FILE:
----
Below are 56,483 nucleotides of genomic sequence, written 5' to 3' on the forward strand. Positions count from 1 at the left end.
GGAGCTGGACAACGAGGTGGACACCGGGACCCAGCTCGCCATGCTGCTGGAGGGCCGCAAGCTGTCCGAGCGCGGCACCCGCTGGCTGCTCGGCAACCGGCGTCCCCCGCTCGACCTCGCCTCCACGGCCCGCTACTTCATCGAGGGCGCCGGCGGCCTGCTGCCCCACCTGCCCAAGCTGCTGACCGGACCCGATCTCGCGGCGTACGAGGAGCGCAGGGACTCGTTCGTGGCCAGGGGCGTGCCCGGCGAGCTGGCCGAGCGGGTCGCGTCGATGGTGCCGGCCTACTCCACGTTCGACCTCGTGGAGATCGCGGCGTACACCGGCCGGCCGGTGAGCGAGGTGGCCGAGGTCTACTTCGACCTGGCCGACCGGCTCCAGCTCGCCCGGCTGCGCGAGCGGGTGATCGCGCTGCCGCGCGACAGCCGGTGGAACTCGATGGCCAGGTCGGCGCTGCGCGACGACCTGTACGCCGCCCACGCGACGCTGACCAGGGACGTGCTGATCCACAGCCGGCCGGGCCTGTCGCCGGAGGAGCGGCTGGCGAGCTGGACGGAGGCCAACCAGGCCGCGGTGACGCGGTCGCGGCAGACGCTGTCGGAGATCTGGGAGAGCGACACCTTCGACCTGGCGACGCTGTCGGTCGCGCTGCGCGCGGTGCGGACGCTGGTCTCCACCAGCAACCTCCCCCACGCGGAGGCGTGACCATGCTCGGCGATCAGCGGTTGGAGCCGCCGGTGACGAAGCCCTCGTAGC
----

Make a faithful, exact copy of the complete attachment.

Below are 56,483 nucleotides of genomic sequence, written 5' to 3' on the forward strand. Positions count from 1 at the left end.
GGAGCTGGACAACGAGGTGGACACCGGGACCCAGCTCGCCATGCTGCTGGAGGGCCGCAAGCTGTCCGAGCGCGGCACCCGCTGGCTGCTCGGCAACCGGCGTCCCCCGCTCGACCTCGCCTCCACGGCCCGCTACTTCATCGAGGGCGCCGGCGGCCTGCTGCCCCACCTGCCCAAGCTGCTGACCGGACCCGATCTCGCGGCGTACGAGGAGCGCAGGGACTCGTTCGTGGCCAGGGGCGTGCCCGGCGAGCTGGCCGAGCGGGTCGCGTCGATGGTGCCGGCCTACTCCACGTTCGACCTCGTGGAGATCGCGGCGTACACCGGCCGGCCGGTGAGCGAGGTGGCCGAGGTCTACTTCGACCTGGCCGACCGGCTCCAGCTCGCCCGGCTGCGCGAGCGGGTGATCGCGCTGCCGCGCGACAGCCGGTGGAACTCGATGGCCAGGTCGGCGCTGCGCGACGACCTGTACGCCGCCCACGCGACGCTGACCAGGGACGTGCTGATCCACAGCCGGCCGGGCCTGTCGCCGGAGGAGCGGCTGGCGAGCTGGACGGAGGCCAACCAGGCCGCGGTGACGCGGTCGCGGCAGACGCTGTCGGAGATCTGGGAGAGCGACACCTTCGACCTGGCGACGCTGTCGGTCGCGCTGCGCGCGGTGCGGACGCTGGTCTCCACCAGCAACCTCCCCCACGCGGAGGCGTGACCATGCTCGGCGATCAGCGGTTGGAGCCGCCGGTGACGAAGCCCTCGTAGC